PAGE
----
Nearly 600 coins from The Collection of Donald E. Bently, the late founder, owner and CEO of Bently Nevada Corporation, will be sold Thursday, March 20, at the Bently Reserve, in a special single owner catalog by Heritage Auctions
The numismatic world is abuzz about this collection's offering of the ultra-rare 1927-D double eagle, MS63 PCGS, the rarest coin ever minted in Denver and the absolute key among circulation issue Saint-Gaudens double eagles. Only seven coins are definitively known to be available to collectors, with four more residing in museums and an additional two examples not traced for at least the last 40 years. Any offering of this coin is a newsworthy event, in large part because of the seven-figure prices this issue routinely brings at auction.
Proceeds from the auction will benefit the Bently Foundation, which launched this month and was founded by Donald's son, Christopher Bently, CEO of Bently Enterprises and Bently Holdings. Christopher established Bently Foundation as a means to support the communities served by his suite of companies. The San Francisco auction is one among several taking place across the country, and is expected to raise more than $7.5 million for the Foundation.
"My father taught me to be forward thinking and to have vision," said Christopher. "Bently Foundation will be 100% dedicated to nurturing and improving our world, fostering support for organizations, individuals and ideas that align with our core values of cultivating the arts, advancing environmental sustainability and aiding animal welfare. All proceeds from the coin auction will go directly to the Bently Foundation."
Donald Bently was an engineering pioneer whose technology created the foundation of the new Mechanical Engineering discipline of the Diagnostics of Machinery Malfunctions. He instilled values of innovation, sustainability and community engagement into his son Christopher, who will ensure the coins' profits are used toward community initiatives.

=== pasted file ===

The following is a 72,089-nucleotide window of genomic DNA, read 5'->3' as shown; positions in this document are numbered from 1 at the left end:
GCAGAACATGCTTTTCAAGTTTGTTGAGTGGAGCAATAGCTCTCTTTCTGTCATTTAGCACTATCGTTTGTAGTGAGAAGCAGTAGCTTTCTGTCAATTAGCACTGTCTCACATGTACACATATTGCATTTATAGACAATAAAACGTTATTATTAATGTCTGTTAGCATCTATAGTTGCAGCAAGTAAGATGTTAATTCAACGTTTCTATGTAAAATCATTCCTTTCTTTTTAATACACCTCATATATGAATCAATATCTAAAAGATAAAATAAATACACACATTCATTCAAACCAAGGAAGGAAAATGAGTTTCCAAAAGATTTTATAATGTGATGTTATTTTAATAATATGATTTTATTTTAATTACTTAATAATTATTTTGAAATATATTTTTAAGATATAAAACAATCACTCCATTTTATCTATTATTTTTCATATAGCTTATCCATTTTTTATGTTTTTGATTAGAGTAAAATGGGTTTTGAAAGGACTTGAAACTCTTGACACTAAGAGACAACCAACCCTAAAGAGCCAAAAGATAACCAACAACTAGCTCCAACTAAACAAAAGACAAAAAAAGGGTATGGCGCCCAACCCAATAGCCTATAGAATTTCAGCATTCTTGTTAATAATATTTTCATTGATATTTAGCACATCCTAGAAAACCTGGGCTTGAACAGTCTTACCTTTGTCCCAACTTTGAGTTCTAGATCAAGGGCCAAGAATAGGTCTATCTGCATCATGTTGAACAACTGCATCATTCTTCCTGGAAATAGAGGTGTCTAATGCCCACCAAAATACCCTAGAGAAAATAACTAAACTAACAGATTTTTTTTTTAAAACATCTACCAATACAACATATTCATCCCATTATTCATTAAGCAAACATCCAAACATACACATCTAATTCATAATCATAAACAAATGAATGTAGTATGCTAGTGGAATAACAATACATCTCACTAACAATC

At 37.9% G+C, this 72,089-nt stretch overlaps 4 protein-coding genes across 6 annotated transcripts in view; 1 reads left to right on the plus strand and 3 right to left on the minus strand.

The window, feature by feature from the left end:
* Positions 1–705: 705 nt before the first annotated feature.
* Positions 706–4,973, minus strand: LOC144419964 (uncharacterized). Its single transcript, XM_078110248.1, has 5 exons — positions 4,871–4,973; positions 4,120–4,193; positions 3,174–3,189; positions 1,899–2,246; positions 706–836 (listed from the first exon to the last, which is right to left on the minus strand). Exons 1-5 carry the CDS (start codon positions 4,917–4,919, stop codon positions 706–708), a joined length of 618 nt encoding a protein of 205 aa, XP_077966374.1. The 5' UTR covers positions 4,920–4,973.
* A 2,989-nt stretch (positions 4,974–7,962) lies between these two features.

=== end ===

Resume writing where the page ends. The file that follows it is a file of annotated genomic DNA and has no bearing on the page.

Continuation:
"Christopher Bently is selling this father's coin collection to build a new legacy of creativity, sustainability, and animal rights in Bay Area and Nevada communities through Bently Foundation," said Greg Rohan, President of Heritage Auctions. "Don had a particularly nuanced focus on California Gold Rush, Old West, San Francisco Mint and the Carson City Mint coinage."
The roster of 19th century rarities in the auction, following the 1927-D Double Eagle, is led by a stunning 1830 Templeton Reid quarter eagle, AU55 PCGS, an exceedingly important find from the first private gold coiner in Georgia.
"This historic piece is a relic from the dawn of the American gold rush," said Rohan, "which took place not in California, but near the Appalachian Trail."
Other highlights of the coin collection include an 1841 Liberty quarter eagle, PR53 PCGS, which is a favorite 19th century curiosity among collectors, although one with a controversial history. Dubbed the "Little Princess," the coin does not appear in the 1841 Mint Report, yet experts believe it exists in both proof and business strike examples, with fewer than 20 pieces known.
An 1854-S Liberty quarter eagle, the Discovery Coin for the type, is one of only 12 remaining of 236 pieces struck, while a proof-only 1863 quarter eagle, survives as a scarce coin from a limited mintage of only 30 pieces, of which perhaps 12 to 15 examples survive.
The collection's highly-cultivated selection of gold coins is further reflected in the 1870-CC twenty dollar, AU53 PCGS, the 1864-S ten dollar, AU53 NGC and the elusive 1920-S twenty dollar, MS60 NGC, which escaped an eternity as a gold bar deep within Fort Knox, a fate that befell all but an estimated 75 examples.